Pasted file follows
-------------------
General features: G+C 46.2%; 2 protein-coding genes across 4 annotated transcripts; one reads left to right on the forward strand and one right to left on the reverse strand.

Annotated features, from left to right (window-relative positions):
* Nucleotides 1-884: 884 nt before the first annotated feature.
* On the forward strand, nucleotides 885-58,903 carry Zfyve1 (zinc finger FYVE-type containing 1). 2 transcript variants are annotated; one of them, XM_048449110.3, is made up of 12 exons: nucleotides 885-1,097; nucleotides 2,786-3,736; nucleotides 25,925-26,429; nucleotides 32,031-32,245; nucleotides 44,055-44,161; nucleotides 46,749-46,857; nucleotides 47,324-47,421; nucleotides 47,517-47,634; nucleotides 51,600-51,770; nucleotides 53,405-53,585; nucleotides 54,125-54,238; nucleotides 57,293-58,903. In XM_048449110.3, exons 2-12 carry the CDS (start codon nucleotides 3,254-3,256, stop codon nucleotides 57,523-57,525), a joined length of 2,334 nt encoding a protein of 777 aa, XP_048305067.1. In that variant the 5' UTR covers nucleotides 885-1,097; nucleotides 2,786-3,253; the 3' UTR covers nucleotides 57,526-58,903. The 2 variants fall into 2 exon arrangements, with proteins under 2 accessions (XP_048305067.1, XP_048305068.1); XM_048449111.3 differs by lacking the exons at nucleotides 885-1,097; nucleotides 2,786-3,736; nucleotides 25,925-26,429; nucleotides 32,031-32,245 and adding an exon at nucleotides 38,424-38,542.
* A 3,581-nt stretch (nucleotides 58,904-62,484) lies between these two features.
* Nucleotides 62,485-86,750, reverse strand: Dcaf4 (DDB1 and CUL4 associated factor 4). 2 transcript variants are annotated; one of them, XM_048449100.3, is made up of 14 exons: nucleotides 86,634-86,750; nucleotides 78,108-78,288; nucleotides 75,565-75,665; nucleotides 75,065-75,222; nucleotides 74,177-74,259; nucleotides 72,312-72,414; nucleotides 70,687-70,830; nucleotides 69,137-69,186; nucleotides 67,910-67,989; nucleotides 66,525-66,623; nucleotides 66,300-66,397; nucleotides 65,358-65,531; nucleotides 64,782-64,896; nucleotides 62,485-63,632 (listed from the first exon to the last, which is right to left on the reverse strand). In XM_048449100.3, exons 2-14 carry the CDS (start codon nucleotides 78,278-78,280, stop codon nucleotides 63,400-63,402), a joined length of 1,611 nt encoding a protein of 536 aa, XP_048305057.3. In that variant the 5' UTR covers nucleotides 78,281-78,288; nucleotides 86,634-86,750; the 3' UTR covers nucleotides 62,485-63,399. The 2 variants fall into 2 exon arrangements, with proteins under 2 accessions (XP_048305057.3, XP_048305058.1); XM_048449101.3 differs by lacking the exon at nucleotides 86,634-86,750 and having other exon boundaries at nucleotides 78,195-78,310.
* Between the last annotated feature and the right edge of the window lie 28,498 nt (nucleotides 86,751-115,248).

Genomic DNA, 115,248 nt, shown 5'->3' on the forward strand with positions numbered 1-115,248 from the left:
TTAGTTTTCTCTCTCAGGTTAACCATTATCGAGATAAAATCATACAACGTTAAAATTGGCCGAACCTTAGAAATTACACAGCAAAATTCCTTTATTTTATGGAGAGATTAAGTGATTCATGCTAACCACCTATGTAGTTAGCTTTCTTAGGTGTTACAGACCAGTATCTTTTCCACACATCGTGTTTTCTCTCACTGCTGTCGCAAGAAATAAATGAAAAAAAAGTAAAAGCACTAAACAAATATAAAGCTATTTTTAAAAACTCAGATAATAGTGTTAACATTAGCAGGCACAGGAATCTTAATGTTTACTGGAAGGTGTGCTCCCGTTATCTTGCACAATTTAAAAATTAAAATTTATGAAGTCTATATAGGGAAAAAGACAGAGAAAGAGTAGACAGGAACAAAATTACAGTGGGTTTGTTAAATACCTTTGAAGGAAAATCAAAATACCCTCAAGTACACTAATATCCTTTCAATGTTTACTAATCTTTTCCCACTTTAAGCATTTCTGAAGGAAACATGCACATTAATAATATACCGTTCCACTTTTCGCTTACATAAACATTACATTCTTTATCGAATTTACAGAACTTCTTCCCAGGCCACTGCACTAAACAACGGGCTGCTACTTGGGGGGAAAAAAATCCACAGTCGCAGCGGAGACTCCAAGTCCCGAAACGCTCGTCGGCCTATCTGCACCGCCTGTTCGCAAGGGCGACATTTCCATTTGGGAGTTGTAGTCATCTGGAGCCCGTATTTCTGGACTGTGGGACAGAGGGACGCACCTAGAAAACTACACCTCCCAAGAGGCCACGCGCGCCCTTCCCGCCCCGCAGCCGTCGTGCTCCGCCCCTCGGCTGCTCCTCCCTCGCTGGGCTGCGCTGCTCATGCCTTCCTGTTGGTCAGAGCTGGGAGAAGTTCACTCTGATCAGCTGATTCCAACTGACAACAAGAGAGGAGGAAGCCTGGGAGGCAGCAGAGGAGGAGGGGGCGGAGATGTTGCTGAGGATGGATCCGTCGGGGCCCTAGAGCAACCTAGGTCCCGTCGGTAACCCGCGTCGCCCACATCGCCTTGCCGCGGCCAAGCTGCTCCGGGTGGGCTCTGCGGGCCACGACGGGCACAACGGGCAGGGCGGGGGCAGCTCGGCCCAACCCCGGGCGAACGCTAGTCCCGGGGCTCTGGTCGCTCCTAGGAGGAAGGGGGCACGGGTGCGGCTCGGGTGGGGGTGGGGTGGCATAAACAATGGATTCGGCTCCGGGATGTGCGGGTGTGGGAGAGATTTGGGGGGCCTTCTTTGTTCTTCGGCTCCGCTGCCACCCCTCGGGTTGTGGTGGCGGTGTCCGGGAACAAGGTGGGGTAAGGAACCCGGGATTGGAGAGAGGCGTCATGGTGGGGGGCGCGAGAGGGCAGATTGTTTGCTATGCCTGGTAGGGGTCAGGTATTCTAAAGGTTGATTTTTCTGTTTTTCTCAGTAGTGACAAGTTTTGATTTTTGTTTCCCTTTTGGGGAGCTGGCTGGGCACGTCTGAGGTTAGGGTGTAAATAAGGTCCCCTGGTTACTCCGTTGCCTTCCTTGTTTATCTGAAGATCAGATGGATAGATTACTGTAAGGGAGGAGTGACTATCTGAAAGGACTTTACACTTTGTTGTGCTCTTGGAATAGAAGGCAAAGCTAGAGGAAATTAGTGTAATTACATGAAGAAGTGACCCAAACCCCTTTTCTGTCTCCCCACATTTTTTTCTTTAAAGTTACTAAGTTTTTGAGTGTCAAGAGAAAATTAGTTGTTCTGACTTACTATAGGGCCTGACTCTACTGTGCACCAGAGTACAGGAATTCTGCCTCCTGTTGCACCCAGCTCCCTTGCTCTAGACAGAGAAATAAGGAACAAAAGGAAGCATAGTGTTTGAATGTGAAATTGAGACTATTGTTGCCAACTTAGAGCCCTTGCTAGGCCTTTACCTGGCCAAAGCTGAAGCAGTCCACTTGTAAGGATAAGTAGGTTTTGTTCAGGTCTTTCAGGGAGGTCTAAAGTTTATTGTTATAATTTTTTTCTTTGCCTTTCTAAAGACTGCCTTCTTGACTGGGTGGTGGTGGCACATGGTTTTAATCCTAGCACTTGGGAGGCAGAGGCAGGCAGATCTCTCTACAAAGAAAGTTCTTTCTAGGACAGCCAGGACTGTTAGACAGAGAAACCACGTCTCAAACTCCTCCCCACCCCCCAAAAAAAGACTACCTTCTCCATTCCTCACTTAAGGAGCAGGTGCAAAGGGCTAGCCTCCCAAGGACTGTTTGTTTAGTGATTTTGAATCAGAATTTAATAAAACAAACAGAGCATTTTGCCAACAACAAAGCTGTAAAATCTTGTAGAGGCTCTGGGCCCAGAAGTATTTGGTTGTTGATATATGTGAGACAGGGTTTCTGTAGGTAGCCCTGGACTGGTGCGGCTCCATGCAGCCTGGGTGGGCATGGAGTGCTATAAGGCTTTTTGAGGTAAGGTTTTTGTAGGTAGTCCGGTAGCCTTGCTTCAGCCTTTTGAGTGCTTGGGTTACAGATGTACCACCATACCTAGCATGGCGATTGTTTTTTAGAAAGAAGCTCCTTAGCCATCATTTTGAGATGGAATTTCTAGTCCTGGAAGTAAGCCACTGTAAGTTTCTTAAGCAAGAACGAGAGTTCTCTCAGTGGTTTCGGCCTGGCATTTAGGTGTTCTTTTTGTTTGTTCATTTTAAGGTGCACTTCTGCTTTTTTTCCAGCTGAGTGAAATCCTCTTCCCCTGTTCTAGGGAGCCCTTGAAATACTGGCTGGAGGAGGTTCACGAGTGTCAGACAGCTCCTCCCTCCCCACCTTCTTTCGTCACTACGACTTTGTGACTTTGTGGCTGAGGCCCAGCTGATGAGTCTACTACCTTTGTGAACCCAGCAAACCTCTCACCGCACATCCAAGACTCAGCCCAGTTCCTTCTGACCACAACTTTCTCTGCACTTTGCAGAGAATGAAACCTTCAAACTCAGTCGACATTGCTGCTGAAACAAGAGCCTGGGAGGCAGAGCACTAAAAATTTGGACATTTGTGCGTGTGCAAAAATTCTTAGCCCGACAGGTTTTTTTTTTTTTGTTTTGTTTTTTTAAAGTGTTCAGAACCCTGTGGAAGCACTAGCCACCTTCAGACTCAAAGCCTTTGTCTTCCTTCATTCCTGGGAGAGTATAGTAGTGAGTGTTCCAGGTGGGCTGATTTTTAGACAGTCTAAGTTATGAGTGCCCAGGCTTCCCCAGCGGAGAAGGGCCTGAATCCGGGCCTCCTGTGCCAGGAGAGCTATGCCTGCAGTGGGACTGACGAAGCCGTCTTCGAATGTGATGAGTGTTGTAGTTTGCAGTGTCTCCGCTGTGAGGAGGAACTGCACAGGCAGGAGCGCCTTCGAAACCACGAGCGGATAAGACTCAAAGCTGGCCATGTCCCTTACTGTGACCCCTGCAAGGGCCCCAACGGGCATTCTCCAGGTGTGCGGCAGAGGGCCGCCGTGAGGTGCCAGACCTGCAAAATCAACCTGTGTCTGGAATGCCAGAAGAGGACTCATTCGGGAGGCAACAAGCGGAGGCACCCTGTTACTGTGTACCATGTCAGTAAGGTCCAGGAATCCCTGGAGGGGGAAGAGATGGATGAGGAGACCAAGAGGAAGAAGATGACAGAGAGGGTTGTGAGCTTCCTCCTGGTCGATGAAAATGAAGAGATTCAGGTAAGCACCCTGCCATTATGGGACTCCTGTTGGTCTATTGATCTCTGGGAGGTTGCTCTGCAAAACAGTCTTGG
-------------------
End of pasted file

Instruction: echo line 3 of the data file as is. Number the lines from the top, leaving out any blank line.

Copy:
* Nucleotides 1-884: 884 nt before the first annotated feature.